Industry News

COLP & COFA: Material Breach

05 September 2012

With the dawn of the age of the Compliance Officer for Legal Practice (COLP) and the Compliance Officer for Finance and Administration (COFA) these questions seem to dominate discussion: When is a failure to comply with the SRA Handbook 2011(a breach) ‘material’? What if the SRA forms a different opinion about whether it was material or not? Should you just report everything immediately? Without a definitive answer from the SRA the below will give some guidance.

Rule 8.5 of the Authorisation Rules 2011 of the SRA Handbook 2011 requires COLPs and COFAs to report all failures to comply with the SRA Handbook 2011 (and, by virtue of Outcome 7.5 of the SRA Code of Conduct 2011, every other applicable legislative and regulatory obligation) as soon as reasonably practicable. However, for non-material failures reporting these to the SRA on an annual basis or on request will be sufficient (Rule 8.7 Authorisation Rules 2011). There is no such caveat for material failures.

So in practice the situation is this: Material breaches need to be reported to the SRA straight away by the COLP or COFA picking up the phone, sending an email or writing a good old fashioned letter explaining the situation and steps taken to deal with the issues. Non-material breaches on the other hand can simply be recorded and logged ready for the day that the SRA requests it (probably as part of the annual renewal process.)

But when is a breach material? In short there is no definitive answer and a Compliance Officer will have to take each situation on its facts and form their own opinion, a dangerous prospect inherent with Outcomes Focused Regulation.

Guidance note X to Rule 8 provides a little guidance on things that a COLP or COFA can consider in making this decision including:

  • the level of detriment or risk of detriment to clients;
  • the impact on the public’s confidence in the firm or the provision of legal services;
  • the scale of the issue (i.e. is it an isolated incident or limited to one individual etc);
  • and the general collective impact on the firm, clients and third parties.

But ultimately, it is a judgement for them as individuals!

This ultimately poses a risk that the SRA suspect that you have deliberately failed to report what they consider to be a material breach. So how can you rebut such a suspicion?

Some things that can help:

  • Get other opinions from:
    • Your Partners;
    • Experts, consultants or even other Compliance Officers;
    • Your local law society may have a regulatory affairs committee that can provide advice;
    • Ask the SRA themselves without formally making a report (even if you don’t get an answer asking the question demonstrates that you have not been reckless in making your judgement);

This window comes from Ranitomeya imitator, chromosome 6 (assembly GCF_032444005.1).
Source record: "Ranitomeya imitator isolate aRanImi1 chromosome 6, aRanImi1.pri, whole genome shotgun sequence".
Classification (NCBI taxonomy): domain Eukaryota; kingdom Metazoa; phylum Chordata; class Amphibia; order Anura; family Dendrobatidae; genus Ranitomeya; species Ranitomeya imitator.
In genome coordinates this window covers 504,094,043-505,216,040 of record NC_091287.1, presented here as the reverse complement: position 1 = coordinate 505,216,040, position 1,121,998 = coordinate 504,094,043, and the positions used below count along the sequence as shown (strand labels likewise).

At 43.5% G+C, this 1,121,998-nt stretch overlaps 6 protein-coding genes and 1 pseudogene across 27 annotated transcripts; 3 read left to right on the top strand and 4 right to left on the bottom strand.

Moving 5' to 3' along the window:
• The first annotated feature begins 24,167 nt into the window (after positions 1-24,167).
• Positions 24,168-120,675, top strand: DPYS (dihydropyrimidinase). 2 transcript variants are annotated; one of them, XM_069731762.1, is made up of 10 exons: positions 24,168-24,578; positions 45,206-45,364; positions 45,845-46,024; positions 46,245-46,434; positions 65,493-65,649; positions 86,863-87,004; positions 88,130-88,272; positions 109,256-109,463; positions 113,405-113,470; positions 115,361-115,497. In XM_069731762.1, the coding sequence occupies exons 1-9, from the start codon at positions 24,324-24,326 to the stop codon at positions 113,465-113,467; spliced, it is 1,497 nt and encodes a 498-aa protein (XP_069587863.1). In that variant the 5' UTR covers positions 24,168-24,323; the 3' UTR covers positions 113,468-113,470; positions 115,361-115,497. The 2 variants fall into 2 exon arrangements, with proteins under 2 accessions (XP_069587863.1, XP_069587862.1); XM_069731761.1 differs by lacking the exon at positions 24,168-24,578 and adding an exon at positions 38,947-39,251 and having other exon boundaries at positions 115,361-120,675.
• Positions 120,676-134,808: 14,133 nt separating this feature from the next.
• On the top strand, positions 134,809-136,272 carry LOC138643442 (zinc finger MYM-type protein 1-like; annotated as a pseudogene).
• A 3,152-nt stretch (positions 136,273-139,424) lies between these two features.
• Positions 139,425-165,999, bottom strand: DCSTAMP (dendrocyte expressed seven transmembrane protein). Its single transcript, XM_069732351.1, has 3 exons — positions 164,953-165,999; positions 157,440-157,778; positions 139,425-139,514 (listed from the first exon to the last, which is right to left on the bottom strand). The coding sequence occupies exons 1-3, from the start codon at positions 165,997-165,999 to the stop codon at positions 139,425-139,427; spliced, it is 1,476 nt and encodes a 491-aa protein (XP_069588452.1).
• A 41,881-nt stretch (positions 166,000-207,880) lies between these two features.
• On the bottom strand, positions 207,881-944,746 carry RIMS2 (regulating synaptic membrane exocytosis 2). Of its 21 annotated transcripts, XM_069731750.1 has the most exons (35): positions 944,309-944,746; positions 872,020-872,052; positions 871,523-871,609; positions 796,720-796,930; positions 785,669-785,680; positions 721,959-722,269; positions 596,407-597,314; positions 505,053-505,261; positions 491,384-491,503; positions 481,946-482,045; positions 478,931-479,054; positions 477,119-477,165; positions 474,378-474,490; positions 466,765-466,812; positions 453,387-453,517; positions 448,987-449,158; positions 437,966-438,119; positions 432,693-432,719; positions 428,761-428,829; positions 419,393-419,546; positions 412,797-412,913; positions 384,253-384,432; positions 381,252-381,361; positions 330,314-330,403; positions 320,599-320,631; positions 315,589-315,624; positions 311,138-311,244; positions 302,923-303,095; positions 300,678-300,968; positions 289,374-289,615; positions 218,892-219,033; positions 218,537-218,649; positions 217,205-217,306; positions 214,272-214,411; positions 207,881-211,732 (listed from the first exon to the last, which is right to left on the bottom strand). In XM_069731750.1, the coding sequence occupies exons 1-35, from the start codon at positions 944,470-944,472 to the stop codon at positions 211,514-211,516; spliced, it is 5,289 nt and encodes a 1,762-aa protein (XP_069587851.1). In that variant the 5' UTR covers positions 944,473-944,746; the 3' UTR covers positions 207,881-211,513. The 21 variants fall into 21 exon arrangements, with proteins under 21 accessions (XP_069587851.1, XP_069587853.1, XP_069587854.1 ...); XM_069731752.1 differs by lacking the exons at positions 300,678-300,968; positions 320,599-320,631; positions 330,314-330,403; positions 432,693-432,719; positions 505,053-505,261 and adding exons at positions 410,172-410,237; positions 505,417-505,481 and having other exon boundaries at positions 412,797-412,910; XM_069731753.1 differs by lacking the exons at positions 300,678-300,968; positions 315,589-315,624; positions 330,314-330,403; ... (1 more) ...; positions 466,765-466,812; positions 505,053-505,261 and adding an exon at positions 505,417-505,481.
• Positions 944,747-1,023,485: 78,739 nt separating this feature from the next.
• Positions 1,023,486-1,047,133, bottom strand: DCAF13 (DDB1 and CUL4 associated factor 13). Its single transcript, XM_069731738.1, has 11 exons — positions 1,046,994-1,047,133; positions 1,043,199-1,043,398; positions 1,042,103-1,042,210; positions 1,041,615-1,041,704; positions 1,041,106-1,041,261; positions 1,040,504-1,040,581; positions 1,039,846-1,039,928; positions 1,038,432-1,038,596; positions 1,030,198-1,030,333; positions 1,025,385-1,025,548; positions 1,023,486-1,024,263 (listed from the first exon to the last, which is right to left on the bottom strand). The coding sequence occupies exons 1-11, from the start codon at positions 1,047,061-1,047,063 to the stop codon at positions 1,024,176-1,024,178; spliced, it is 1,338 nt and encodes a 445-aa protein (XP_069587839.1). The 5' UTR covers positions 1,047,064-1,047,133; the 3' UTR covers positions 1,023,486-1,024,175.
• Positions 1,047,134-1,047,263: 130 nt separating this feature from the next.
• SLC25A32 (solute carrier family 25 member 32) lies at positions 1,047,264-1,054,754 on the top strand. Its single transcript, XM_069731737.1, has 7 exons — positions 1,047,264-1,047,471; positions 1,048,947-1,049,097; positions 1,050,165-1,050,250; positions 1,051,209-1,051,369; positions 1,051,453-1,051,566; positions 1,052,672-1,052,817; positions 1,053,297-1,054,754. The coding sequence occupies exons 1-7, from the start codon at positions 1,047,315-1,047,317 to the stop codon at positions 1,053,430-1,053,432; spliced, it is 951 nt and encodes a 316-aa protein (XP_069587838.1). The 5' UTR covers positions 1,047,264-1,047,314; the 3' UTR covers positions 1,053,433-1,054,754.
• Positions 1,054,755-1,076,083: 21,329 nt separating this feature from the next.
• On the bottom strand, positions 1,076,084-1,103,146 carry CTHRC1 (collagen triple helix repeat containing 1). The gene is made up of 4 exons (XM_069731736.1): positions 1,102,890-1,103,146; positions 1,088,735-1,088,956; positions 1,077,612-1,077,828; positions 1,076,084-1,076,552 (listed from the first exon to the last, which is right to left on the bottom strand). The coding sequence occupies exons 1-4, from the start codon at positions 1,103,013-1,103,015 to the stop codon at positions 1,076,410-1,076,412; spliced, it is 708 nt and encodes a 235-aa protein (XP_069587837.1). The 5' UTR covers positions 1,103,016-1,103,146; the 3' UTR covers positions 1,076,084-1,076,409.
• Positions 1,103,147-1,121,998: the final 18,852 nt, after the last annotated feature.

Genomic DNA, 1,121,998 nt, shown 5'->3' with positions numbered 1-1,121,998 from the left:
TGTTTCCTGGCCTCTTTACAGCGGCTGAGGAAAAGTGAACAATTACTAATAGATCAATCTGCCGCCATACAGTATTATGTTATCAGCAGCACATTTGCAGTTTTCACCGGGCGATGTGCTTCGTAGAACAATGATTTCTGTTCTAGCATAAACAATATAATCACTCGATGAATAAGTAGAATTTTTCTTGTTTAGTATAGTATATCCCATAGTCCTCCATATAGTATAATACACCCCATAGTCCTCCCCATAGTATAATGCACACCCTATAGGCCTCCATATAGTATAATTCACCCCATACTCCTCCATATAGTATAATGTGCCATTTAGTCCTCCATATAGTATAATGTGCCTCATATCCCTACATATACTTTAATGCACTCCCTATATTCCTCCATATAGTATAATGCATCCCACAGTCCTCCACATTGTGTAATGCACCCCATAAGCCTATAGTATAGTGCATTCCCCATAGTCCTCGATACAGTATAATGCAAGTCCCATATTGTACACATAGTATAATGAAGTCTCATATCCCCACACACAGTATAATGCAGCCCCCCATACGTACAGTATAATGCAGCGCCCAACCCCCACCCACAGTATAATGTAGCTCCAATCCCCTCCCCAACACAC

• Investigate the circumstances further to consider whether the breach is part of a trend or a series of collective failures, checking previous complaints, claims and file review data;
    • Record all of your thought processes, what steps you have taken to investigate the issue further and what immediate steps you have taken to remedy the situation and prevent its reoccurrence.

All of the above information should be recorded in a comprehensive ‘breaches log’ that lends itself to regular reviews of potential trends.

In doing the above, while the SRA may disagree with your interpretation, they will struggle to evidence that any failure to report was cynical. You will have demonstrated and evidenced a commitment to your responsibilities. As such you should be able to put any SRA ‘advice’ into the bank and use it when considering future breaches.

But given the risks of the SRA disagreeing with your interpretation should you just report everything immediately? Simply: no.

The SRA’s enforcement strategy is to be risk based. If the name of your firm is continually brought to their interest for matters that may otherwise have waited until every other firm in the country submitted an annual report, then the chances are that the SRA will gradually raise your firm’s risk assessment and therefore their involvement with your firm, including the possibility of formal investigations. The detrimental impact of an SRA investigation both on a firm’s local reputation, the morale of the workforce and the debilitating effect on business planning make it a significant risk that must be managed sensibly. Material should therefore be given a conservatory interpretation.

Reporting needlessly not only poses an unnecessary increase in risk to your firm but it also defeats the purposes of the SRA’s enforcement strategy. The SRA has limited resources to investigate misconduct and as such needs to focus those resources where they are required the most. If the SRA is required to wade through a plethora of minor infractions it is going to increasingly struggle to identify and target high risk issues, resulting in a failure in their enforcement strategy and a return to the blanket approach to regulatory enforcement that so many firms resented.

COLPs and COFAs should judge each issue on its facts taking into account any trends or cynical failings. They should record all of their considerations and if in doubt seek a second opinion and record it! The interpretation of material failure should reflect the increased pressure that a higher risk profile may place on them and their firm.

Ian Braithwaite
Client Relationship Manager

T: 0845 056 3949
M: 0743 727 4046
E: ian.braithwaite@lbslegal.co.uk

For General Enquiries: Email enquiries@lbslegal.co.uk
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